We find that Appellants' Sixth Amendment claims similarly lack substance. Although Appellants wanted to probe deeply into McKenzie's background, the Sixth Amendment is satisfied where sufficient information is elicited to allow the jury to gauge adequately a witness' credibility and to assess his motives or possible bias. United States v. Burke, 738 F.2d 1225, 1227-28 (11th Cir.1984) (sufficient information elicited where jury knows a witness has been granted immunity, participated in the witness protection program, and received money from the government). For example, in United States v. Kopituk, we held that a court does not abuse its discretion by limiting cross-examination of the government's "most vital" witness where the jury knows that the witness has an agreement with the government to testify in exchange for a lenient plea arrangement on pending charges. 690 F.2d 1289, 1337 (11th Cir.1982), cert. denied, 461 U.S. 928, 103 S.Ct. 2089, 2090, 77 L.Ed.2d 300 (1983).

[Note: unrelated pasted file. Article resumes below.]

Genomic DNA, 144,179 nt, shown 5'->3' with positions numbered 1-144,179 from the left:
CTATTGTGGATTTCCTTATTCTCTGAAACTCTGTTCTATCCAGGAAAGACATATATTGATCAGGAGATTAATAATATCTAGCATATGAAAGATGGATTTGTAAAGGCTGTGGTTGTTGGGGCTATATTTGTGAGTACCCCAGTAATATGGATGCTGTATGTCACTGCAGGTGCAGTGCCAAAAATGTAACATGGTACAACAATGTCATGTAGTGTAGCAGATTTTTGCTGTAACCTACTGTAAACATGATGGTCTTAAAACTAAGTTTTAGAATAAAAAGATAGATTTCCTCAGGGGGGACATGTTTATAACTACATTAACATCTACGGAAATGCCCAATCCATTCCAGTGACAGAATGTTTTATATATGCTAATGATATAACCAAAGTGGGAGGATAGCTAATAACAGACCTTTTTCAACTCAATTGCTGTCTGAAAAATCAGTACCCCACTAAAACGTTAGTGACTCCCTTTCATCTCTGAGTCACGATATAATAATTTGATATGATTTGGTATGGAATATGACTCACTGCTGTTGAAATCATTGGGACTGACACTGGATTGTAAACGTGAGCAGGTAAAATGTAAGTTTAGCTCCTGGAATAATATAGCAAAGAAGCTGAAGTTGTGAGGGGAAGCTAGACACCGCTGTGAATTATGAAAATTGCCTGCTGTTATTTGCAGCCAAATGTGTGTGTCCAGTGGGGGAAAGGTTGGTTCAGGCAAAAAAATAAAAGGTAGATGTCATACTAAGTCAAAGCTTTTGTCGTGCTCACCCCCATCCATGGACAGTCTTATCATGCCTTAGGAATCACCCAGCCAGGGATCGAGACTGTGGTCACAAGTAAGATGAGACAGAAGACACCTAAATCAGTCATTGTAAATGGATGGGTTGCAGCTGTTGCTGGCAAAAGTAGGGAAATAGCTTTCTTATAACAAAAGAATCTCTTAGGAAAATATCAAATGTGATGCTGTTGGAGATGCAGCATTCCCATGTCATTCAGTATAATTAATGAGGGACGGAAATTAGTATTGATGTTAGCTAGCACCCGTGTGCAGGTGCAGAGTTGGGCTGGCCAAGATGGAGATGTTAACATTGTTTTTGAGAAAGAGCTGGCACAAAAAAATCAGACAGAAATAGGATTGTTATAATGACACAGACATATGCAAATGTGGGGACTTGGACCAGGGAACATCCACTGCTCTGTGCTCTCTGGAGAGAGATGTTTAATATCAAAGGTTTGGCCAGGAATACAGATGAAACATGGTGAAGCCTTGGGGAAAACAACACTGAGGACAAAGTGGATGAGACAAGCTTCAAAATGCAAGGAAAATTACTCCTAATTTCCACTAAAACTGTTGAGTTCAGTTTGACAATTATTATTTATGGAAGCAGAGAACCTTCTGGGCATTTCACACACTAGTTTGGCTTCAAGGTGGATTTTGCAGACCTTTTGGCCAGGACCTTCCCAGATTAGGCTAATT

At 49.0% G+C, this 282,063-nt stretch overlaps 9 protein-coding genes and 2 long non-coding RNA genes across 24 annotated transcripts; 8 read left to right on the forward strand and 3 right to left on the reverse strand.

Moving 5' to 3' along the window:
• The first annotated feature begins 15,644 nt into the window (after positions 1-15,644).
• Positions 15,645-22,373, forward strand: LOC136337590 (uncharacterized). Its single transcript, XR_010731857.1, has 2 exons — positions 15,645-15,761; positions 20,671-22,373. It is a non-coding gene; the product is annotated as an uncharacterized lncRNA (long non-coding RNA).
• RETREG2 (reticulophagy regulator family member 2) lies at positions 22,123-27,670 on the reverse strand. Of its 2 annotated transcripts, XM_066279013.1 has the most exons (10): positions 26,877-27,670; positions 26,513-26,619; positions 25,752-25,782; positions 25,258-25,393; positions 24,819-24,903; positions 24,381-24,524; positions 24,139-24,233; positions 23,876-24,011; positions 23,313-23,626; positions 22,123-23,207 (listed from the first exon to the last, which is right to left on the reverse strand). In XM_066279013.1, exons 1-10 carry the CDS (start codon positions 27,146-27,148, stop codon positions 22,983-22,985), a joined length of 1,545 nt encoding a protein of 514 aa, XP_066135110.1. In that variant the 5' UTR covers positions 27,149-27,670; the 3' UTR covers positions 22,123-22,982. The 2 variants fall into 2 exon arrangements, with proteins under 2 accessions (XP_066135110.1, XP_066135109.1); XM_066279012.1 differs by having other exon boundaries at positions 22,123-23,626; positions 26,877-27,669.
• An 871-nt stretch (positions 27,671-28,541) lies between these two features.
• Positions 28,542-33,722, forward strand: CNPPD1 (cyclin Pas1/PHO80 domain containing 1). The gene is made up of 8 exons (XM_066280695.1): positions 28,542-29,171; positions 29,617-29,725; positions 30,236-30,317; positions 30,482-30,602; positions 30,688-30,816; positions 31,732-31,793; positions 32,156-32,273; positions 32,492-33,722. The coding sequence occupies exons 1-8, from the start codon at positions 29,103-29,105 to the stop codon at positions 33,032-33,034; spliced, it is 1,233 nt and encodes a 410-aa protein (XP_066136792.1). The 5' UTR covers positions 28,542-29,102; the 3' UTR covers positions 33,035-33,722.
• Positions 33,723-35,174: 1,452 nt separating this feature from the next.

Here, analogous information was presented to the jury. McKenzie, who can in no way be termed a "vital witness," admitted that he was a government informant, that he had been paid money in the past, and that he had received $12,000 in this case. He also testified that he had received $2,000 the day before his deposition and that he spent time preparing for his deposition in the company of Agents Kyle Barnette and Dwight McDaniel. The jury also knew that McKenzie stood to receive $250,000, representing the maximum award allowed to informants. Finally, the jury was aware that whether McKenzie actually received the $250,000 would be determined by Winberg's superiors. Under these circumstances, no further bias would have been exposed by investigation into McKenzie's character or the events surrounding his New Orleans detention. United States v. Alonso, 740 F.2d 862, 874 (11th Cir.1984) (court properly prohibited inquiry into facts concerning witness' arrest; defendants were allowed to ask if witness made a deal with government or expected a benefit for testifying), cert. denied, 469 U.S. 1166, 105 S.Ct. 928, 83 L.Ed.2d 939 (1985).9